A. Tejero-de-Pablos, Y. Nakashima, T. Sato, N. Yokoya, M. Linna and E. Rahtu, "Summarization of User-Generated Sports Video by Using Deep Action Recognition Features," in IEEE Transactions on Multimedia, vol. 20, no. 8, pp. 2000-2011, Aug. 2018. doi: 10.1109/TMM.2018.2794265
Summarization of user-generated sports video by using deep action recognition features
|Author:||Tejero-de-Pablos, Antonio1,2; Nakashima, Yuta1,3; Sato, Tomokazu1,4;|
1Graduate School of Information Science, Nara Institute of Science and Technology, Nara 630-0101, Japan
2Graduate School of Information Science and Technology, University of Tokyo, Tokyo 113-8654, Japan
3Institute for Datability Science, Osaka University, Osaka 565-0871, Japan
4Faculty of Data Science, Shiga University, Shiga 522-8522, Japan
5Center for Machine Vision and Signal Analysis, University of Oulu, Oulu 90014, Finland
6Department of Signal Processing, Tampere University of Technology, Tampere 33101, Finland
|Online Access:||PDF Full Text (PDF, 6.2 MB)|
|Persistent link:|| http://urn.fi/urn:nbn:fi-fe2019060418414
Institute of Electrical and Electronics Engineers,
|Publish Date:|| 2019-06-04
Automatically generating a summary of a sports video poses the challenge of detecting interesting moments, or highlights, of a game. Traditional sports video summarization methods leverage editing conventions of broadcast sports video that facilitate the extraction of high-level semantics. However, user-generated videos are not edited and, thus, traditional methods are not suitable to generate a summary. In order to solve this problem, this paper proposes a novel video summarization method that uses players' actions as a cue to determine the highlights of the original video. A deep neural-network-based approach is used to extract two types of action-related features and to classify video segments into interesting or uninteresting parts. The proposed method can be applied to any sports in which games consist of a succession of actions. Especially, this paper considers the case of Kendo (Japanese fencing) as an example of a sport to evaluate the proposed method. The method is trained using Kendo videos with ground truth labels that indicate the video highlights. The labels are provided by annotators possessing a different experience with respect to Kendo to demonstrate how the proposed method adapts to different needs. The performance of the proposed method is compared with several combinations of different features, and the results show that it outperforms previous summarization methods.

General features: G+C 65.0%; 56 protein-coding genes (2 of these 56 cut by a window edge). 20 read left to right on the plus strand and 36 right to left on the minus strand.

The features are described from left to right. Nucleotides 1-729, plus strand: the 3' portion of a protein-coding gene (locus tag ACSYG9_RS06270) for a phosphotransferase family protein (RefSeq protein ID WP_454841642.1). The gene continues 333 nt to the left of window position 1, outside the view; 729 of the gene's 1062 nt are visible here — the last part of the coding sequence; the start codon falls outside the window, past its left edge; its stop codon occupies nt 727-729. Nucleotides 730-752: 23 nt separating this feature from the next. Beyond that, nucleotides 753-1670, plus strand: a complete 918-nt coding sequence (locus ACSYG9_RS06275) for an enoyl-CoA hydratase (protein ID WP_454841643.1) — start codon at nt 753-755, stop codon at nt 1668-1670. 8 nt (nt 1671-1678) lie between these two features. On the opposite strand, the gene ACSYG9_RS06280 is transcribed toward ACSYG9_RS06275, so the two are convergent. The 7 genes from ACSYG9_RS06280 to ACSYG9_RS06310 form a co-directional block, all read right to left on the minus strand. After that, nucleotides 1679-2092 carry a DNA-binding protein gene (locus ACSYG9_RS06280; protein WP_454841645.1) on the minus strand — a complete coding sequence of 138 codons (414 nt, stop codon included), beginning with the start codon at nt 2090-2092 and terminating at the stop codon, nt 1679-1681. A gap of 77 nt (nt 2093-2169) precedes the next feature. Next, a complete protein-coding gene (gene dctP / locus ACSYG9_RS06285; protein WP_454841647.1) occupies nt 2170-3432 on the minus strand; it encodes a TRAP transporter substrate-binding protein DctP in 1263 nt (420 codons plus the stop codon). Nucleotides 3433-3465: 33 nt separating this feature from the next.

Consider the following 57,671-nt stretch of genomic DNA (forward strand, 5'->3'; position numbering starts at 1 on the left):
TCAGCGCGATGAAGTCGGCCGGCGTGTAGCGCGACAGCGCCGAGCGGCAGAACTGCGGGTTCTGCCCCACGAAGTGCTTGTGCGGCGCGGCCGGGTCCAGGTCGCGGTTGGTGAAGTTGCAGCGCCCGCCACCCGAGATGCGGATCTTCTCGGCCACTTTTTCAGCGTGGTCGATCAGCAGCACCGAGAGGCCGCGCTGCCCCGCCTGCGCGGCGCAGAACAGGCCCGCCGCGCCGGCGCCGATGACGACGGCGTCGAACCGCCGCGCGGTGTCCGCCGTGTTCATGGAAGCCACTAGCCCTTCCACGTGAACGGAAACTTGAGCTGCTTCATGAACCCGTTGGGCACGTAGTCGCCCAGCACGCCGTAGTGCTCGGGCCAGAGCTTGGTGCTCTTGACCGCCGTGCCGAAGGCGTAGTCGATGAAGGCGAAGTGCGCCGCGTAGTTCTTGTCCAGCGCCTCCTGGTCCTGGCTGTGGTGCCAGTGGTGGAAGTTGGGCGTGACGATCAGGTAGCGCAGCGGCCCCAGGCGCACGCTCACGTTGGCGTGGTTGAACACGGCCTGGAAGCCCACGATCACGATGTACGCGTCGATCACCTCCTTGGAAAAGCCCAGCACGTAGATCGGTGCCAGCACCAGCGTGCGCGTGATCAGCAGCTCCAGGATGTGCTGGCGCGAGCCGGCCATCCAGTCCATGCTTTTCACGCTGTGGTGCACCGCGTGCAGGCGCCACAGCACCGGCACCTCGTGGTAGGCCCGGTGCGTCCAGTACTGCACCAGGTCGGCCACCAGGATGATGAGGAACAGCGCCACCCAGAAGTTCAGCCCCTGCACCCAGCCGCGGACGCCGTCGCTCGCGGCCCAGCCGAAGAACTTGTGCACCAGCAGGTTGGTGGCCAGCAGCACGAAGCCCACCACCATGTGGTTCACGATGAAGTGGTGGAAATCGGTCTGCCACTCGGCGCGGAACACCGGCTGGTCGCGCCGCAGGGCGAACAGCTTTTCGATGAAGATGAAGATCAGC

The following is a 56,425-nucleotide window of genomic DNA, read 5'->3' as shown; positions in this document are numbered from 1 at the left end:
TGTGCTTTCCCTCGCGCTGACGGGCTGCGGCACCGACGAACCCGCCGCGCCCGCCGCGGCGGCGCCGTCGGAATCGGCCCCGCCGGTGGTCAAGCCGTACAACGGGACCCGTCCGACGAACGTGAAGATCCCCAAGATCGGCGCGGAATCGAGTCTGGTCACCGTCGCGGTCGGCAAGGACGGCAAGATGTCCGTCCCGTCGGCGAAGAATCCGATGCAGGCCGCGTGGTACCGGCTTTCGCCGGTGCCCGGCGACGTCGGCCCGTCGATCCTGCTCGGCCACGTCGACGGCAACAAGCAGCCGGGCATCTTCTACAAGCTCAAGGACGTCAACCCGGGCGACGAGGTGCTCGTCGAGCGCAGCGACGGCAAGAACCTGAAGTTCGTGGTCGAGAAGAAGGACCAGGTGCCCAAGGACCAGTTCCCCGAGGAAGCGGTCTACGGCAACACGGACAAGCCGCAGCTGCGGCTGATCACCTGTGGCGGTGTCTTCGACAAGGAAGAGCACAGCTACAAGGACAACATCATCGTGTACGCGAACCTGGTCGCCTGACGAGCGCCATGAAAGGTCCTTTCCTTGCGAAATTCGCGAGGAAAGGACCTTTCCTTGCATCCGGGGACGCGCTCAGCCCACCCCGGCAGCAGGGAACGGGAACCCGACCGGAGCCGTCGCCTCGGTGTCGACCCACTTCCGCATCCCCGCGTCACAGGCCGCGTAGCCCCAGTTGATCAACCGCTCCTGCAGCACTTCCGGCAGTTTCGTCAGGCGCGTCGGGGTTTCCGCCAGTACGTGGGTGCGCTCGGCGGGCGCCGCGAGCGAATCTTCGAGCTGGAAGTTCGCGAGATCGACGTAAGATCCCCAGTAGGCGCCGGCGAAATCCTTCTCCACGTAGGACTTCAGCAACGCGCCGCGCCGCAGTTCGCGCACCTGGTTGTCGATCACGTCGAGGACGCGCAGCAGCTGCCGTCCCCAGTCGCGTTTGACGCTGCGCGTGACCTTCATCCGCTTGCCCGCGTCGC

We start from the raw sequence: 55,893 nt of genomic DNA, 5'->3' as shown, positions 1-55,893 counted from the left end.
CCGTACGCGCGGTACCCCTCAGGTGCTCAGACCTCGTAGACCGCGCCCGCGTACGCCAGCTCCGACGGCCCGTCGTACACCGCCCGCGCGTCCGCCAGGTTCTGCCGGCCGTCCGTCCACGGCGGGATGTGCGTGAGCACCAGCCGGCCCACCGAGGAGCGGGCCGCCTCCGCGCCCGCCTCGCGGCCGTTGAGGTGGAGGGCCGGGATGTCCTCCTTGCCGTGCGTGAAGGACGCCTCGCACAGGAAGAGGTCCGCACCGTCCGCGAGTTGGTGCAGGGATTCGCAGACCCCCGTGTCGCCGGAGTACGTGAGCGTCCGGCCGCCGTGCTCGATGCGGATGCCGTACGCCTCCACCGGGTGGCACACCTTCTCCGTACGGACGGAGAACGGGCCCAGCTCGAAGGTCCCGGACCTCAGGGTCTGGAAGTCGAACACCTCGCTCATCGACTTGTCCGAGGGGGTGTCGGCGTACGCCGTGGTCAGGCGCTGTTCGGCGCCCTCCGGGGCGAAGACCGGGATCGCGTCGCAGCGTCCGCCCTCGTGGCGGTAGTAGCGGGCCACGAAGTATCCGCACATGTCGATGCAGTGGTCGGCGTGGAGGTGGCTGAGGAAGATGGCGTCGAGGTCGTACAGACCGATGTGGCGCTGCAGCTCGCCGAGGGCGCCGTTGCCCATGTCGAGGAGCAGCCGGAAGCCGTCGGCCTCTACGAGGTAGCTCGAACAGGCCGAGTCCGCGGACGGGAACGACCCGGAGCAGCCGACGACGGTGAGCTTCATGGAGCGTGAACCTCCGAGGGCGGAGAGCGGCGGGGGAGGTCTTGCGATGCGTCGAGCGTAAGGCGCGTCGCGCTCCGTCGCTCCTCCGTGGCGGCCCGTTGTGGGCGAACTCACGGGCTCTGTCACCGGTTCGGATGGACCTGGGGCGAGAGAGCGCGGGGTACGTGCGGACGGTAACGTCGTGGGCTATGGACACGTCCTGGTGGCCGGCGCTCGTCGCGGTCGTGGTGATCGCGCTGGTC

IEEE transactions on multimedia
|Pages:||2000 - 2011|
|Type of Publication:||
A1 Journal article – refereed
|Field of Science:||
113 Computer and information sciences
This work was supported in part by the Japan Society for the Promotion of Science KAKENHI under Grant 16K16086.
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